Harry Roberts is a Senior User Interface Developer for BSkyB, a member of the exclusive experts panel on Smashing Magazine and author of the ever popular csswizardry.com.

Oh, and more importanly he is a NuBlue hosting customer (and a nice guy). We catchup with Harry to get his thoughts on all things UI, HTML5, CSS3, Typography and performing crazy stunts on bikes without seats!

Harry Roberts

Senior UI Developer for BSkyB, Experts Panel for Smashing Magazine and .net magazine awards finalist. Impressive CV for a 21 year old! How did it all start?

Thanks! I started off about sixteen really wanting to be a graphic designer. My friend Sam and I used to design logos and stuff for people but the truth is, I was terrible at it. I loved it, so I kept at it, but I sucked. I decided one day that we really needed a site to host all our design work as a joint portfolio so I took on that job and I just fell in love. I loved building websites more than I loved designing logos, and I was a lot better at it too.

From there I just tinkered with HTML and CSS as much as I could for as long as I could. I didn’t have the internet on my computer in my room so my evenings after school were spent reading articles on the family computer and saving them to a USB stick, then my nights were spent putting those articles into practice on my PC in my room!

When it came to apply for universities or jobs it was a no-brainer for me; I wanted to be a web developer right away. I got my first job at a place called Sense Internet when I was 17, I started there a few days after my 18th birthday. Coolest. Place. Ever!

That was three years ago now; since then I’ve just worked a lot. 16 hour days aren’t uncommon when I factor in work-work and personal-work. I love what I do so I do it all the time.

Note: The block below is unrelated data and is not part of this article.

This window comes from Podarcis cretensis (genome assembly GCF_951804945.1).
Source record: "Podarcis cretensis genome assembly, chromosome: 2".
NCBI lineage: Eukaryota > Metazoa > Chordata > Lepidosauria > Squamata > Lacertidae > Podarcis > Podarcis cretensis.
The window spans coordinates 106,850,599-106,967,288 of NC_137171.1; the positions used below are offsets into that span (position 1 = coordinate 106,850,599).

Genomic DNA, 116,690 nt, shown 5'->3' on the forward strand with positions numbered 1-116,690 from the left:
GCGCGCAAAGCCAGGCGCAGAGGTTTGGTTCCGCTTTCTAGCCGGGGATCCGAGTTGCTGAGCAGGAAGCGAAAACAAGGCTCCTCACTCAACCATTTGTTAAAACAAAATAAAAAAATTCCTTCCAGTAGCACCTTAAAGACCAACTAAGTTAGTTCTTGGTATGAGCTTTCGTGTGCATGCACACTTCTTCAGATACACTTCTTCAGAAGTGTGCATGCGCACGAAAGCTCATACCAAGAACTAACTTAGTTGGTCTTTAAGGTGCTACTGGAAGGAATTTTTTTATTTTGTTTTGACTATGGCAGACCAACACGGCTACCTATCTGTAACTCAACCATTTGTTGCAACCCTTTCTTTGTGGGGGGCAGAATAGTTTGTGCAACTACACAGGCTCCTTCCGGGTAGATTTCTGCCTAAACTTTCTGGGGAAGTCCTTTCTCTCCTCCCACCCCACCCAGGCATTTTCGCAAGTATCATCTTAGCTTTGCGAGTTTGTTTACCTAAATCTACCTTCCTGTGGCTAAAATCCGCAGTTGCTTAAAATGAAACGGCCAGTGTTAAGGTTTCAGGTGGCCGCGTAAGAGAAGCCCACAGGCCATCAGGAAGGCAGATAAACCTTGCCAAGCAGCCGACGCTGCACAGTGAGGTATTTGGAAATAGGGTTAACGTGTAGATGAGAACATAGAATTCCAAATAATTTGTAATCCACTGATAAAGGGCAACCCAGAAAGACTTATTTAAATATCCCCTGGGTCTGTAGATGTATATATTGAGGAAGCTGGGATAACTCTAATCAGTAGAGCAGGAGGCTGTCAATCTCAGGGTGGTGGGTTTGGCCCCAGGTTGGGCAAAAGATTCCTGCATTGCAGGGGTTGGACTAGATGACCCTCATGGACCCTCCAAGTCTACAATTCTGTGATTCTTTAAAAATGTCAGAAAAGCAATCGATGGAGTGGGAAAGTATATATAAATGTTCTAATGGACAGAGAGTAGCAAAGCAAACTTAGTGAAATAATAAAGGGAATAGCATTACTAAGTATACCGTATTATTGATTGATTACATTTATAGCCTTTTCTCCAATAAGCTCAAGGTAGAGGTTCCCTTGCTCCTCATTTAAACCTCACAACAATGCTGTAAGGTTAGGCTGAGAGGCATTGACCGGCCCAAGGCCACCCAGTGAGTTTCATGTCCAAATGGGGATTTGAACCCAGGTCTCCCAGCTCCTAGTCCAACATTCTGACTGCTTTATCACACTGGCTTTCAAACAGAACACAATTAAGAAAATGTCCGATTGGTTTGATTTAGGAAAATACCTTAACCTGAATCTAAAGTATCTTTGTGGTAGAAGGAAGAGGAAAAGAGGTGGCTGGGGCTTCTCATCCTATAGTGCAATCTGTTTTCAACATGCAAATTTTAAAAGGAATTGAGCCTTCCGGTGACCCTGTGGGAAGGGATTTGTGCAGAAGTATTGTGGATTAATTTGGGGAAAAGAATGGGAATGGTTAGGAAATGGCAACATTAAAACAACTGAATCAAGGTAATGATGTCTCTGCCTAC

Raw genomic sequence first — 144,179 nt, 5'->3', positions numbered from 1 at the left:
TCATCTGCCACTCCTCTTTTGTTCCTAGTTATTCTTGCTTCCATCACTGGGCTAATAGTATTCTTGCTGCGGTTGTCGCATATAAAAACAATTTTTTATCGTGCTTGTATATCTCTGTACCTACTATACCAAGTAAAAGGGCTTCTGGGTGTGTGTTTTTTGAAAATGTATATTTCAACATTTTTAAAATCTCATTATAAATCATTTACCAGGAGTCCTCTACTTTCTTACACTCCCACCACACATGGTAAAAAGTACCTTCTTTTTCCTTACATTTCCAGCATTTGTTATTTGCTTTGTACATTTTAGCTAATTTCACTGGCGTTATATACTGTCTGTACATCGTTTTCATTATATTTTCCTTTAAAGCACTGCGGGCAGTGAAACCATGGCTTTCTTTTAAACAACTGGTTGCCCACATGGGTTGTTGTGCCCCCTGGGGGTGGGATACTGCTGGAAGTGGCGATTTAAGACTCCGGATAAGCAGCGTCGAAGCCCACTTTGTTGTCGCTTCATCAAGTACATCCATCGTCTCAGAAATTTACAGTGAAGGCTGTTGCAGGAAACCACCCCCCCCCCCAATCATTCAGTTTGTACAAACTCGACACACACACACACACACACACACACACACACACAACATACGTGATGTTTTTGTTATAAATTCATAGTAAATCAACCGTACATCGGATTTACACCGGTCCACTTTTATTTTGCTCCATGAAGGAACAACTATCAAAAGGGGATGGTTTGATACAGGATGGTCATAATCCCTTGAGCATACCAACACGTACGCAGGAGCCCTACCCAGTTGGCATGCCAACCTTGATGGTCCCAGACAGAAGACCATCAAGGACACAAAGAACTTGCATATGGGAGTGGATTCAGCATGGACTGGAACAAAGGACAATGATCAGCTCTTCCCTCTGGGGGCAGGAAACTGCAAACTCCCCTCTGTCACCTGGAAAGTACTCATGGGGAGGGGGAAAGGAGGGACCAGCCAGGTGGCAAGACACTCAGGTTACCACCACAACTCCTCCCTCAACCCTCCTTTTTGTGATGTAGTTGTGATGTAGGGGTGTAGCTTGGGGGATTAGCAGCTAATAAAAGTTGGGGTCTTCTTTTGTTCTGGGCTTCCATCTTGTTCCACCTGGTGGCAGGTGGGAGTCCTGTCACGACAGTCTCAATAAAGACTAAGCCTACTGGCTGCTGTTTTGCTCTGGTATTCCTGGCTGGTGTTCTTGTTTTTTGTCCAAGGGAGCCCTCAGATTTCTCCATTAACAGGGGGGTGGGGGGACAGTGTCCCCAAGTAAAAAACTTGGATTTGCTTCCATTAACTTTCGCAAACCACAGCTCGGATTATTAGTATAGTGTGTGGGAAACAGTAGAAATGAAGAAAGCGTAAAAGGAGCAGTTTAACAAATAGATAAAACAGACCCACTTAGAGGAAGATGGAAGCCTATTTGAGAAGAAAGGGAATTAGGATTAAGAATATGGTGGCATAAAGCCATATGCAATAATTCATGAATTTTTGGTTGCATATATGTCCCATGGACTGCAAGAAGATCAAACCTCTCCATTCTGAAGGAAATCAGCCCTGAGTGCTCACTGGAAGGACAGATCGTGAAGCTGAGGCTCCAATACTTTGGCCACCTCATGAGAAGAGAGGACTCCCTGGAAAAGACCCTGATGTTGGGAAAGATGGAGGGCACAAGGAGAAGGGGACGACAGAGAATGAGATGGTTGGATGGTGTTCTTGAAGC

Where did your interest in User Interfaces and Typography start?

I’m not sure to be honest… Where typography is concerned, I guess I’ve always had an interest in letterforms of all kinds, graffiti, old scripts, you name it. UI stuff, is even harder to answer…

I’m not a particularly great designer, I’m just a bit of a problem solver. Nor am I a programmer; I suck at programming, my brain just isn’t built for it. I like UI development because it’s very structured, it’s about users, it’s about rules. For someone not overly creative the ability to design to rules is actually a godsend!

The thing I love most about UIs is actually building them; they’re so much fun from a CSS point of view!

As CSS3 and HTML5 gathers momentum, what do you think are the biggest issues arising from this new era of modern UI creation?

For me a lot of CSS3 is at odds with how UIs should be built. A lot of CSS3’s selectors, for example, are incredibly inefficient (and UIs for apps of all sizes need to be fast).

Other things, like HTML5’s history API and offline storage are brilliant, though. That’s really exciting stuff, especially when combined with mobile. All these new little things are best when brought together; my friend Nick and I are building a mobile-first web app at the moment and the CSS stuff is all mainly CSS2.1, the HTML5 history API is getting put to good use!

What new opportunities do you think CSS3 and HTML5 have brought to the table for user interface designers. Is there any aspect of the new HTML/CSS specification that is particularly exciting to you?

We can build stuff a lot quicker with a lot of CSS3’s progressive aspects (like border-radius etc). These things help to make front-ends a lot lighter in terms of imageless designs, but as I outlined above, a lot of CSS3’s selectors are pretty inefficient. We need to strike a good balance if we’re to keep UIs and front-ends performant.

As far as the spec goes, I’ve not really been keeping much of an eye on it I’m afraid to say. I’ve been going back to basics and reworking our fundamentals; there are a lot of things we’ve done in plain ol’ CSS2.1 and below that should never have happened. As developers we made a rod for our own backs in many ways, so the last year or so I have spent reassessing our old practices before diving headlong into the new.